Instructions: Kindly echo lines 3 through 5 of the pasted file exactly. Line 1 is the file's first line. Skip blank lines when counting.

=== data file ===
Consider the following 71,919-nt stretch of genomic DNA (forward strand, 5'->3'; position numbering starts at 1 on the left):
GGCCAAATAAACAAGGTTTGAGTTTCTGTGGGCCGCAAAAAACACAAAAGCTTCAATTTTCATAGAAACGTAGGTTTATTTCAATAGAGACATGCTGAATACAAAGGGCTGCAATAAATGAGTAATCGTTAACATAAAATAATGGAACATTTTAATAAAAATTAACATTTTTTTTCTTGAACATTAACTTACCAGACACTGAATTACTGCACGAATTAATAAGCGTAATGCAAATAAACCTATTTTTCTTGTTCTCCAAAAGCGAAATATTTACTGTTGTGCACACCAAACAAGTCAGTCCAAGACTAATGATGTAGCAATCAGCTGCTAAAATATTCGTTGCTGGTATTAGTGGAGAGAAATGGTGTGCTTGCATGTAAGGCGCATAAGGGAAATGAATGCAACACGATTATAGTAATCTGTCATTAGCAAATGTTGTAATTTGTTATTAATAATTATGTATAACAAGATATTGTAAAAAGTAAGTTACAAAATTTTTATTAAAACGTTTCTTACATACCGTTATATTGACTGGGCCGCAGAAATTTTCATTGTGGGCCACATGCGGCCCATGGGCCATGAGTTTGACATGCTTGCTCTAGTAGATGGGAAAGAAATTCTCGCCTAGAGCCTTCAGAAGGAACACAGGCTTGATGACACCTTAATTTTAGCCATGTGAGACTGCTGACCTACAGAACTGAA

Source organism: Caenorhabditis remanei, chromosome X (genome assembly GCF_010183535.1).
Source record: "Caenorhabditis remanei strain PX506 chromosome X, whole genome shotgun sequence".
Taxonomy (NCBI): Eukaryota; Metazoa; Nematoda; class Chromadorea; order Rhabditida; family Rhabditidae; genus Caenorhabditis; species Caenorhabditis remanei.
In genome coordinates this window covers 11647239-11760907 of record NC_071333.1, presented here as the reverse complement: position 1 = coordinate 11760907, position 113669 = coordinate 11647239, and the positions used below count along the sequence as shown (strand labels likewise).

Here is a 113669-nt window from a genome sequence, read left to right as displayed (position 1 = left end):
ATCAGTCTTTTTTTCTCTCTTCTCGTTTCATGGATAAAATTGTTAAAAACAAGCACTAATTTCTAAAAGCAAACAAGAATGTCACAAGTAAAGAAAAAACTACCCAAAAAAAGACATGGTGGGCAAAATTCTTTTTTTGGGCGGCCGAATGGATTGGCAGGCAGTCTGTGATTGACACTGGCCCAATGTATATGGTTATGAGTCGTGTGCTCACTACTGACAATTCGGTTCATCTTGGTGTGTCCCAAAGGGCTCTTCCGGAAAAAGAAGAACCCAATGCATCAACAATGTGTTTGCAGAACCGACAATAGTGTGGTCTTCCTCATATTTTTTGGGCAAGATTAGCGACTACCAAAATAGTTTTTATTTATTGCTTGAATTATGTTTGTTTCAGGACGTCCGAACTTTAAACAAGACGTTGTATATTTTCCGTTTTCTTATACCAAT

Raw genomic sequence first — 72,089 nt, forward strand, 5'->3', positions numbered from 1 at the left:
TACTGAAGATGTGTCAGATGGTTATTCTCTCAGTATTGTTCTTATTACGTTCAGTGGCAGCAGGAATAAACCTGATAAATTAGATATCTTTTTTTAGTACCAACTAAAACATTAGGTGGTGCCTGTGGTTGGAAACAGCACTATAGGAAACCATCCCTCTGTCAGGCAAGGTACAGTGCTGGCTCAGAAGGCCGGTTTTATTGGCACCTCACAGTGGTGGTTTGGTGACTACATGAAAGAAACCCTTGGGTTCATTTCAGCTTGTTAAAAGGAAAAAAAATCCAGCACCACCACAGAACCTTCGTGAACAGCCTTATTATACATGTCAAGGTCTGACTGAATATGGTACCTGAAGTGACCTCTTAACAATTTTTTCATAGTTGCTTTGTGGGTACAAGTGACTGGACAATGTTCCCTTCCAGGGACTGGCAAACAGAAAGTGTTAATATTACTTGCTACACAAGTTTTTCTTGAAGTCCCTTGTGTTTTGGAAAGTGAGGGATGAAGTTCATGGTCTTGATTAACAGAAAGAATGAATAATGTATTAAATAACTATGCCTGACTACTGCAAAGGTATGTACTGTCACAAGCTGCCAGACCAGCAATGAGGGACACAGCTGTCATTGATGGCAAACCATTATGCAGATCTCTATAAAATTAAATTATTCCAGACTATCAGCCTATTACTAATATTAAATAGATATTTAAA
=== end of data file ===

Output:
Source organism: Caenorhabditis remanei, chromosome X (genome assembly GCF_010183535.1).
Source record: "Caenorhabditis remanei strain PX506 chromosome X, whole genome shotgun sequence".
Taxonomy (NCBI): Eukaryota; Metazoa; Nematoda; class Chromadorea; order Rhabditida; family Rhabditidae; genus Caenorhabditis; species Caenorhabditis remanei.